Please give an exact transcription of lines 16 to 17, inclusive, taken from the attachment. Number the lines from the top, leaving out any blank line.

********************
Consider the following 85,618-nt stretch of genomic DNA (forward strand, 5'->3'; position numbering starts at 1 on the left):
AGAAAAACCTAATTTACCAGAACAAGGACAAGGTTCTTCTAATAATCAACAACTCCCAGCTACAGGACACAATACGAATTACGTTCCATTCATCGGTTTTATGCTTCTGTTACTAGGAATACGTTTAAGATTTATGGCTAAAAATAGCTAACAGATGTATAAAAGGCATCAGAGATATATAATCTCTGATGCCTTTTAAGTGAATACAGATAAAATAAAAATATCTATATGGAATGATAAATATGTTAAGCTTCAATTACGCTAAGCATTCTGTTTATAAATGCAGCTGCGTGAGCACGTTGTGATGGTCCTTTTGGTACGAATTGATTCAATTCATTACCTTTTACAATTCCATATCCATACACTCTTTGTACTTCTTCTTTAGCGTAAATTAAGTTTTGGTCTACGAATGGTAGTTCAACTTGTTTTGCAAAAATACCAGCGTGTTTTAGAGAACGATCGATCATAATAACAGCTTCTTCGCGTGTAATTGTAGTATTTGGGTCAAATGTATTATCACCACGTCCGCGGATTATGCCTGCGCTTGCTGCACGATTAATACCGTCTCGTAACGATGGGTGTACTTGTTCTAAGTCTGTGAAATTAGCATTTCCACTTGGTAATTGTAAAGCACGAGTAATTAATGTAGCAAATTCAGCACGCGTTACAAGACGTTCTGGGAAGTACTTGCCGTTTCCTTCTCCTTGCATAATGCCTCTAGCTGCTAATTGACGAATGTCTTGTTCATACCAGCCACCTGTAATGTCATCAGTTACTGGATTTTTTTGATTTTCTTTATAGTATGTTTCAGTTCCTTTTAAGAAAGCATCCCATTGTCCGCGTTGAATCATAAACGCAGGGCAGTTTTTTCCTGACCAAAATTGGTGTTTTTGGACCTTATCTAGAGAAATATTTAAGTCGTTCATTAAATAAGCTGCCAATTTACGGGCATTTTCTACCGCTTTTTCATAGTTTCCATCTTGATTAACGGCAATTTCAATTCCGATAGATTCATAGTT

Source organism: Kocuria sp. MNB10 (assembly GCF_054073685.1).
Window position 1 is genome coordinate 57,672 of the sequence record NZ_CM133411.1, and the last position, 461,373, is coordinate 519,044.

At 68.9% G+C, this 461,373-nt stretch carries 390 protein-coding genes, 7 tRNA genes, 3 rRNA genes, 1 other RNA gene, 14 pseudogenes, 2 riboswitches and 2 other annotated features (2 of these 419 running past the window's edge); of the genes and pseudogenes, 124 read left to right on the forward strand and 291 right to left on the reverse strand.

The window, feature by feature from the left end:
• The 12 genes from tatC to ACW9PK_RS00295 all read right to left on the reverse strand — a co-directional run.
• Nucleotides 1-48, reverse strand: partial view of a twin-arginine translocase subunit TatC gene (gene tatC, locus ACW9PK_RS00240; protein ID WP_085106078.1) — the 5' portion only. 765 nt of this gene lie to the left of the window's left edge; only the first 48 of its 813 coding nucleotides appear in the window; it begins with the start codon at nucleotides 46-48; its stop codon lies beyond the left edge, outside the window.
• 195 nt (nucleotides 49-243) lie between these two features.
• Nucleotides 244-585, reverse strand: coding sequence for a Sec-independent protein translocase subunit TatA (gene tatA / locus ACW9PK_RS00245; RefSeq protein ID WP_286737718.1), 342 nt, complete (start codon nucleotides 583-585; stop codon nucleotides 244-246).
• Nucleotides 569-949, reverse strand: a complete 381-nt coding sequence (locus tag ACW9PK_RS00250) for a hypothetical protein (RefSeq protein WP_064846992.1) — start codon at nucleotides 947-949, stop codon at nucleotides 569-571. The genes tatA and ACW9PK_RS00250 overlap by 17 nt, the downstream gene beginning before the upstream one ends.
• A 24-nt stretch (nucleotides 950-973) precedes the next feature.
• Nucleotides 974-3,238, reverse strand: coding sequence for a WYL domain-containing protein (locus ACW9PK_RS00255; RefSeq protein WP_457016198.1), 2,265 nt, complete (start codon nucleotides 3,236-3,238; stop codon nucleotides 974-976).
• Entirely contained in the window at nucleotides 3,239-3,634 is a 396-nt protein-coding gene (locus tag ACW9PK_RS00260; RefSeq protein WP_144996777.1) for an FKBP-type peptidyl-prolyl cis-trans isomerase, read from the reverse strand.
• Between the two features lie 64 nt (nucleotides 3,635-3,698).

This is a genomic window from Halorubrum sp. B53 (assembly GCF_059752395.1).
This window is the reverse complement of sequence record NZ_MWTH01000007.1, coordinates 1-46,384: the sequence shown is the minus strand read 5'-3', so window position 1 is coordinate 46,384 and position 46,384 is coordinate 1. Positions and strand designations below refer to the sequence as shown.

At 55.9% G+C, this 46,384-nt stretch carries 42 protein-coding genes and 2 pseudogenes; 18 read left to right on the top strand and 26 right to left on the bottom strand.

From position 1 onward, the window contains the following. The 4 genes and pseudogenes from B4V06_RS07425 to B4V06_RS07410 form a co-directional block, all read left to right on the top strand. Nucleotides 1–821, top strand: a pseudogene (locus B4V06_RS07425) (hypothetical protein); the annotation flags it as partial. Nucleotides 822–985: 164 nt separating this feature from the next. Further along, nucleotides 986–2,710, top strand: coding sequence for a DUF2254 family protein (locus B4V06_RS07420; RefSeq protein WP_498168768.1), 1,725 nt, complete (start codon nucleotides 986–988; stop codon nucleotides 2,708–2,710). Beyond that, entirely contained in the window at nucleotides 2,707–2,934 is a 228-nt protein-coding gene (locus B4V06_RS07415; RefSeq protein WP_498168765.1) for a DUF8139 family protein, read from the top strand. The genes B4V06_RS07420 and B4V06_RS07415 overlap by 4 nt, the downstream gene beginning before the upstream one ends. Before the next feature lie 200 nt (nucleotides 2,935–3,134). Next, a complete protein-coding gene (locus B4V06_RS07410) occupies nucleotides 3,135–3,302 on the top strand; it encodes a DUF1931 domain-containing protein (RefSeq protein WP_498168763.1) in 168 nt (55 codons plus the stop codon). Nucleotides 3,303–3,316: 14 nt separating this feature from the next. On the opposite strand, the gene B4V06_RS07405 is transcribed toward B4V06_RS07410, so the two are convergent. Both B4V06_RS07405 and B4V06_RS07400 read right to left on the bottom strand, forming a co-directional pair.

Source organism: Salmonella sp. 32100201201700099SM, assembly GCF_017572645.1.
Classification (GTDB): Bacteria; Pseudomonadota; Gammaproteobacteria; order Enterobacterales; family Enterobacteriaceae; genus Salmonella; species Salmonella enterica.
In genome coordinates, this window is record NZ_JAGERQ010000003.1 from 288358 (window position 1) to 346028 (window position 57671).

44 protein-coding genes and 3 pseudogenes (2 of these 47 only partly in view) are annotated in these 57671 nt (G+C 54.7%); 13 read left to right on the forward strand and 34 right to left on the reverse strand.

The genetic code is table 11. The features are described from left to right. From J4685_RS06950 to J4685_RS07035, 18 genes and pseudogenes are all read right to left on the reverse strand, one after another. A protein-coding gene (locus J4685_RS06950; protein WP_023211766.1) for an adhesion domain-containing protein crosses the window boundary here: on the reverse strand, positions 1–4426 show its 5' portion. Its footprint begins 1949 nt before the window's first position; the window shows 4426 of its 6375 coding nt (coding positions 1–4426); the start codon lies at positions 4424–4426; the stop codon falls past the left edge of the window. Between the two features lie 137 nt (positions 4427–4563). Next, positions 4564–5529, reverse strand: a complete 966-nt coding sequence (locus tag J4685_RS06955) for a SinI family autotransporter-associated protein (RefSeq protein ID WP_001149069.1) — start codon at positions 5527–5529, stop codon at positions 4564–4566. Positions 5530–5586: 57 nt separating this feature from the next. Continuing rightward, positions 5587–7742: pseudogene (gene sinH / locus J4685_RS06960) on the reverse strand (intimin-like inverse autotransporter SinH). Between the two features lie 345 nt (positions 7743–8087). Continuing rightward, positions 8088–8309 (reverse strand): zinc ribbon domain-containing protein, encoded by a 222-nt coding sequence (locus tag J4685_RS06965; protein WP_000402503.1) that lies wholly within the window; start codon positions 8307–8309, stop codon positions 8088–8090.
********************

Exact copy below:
This is a genomic window from Halorubrum sp. B53 (assembly GCF_059752395.1).
This window is the reverse complement of sequence record NZ_MWTH01000007.1, coordinates 1-46,384: the sequence shown is the minus strand read 5'-3', so window position 1 is coordinate 46,384 and position 46,384 is coordinate 1. Positions and strand designations below refer to the sequence as shown.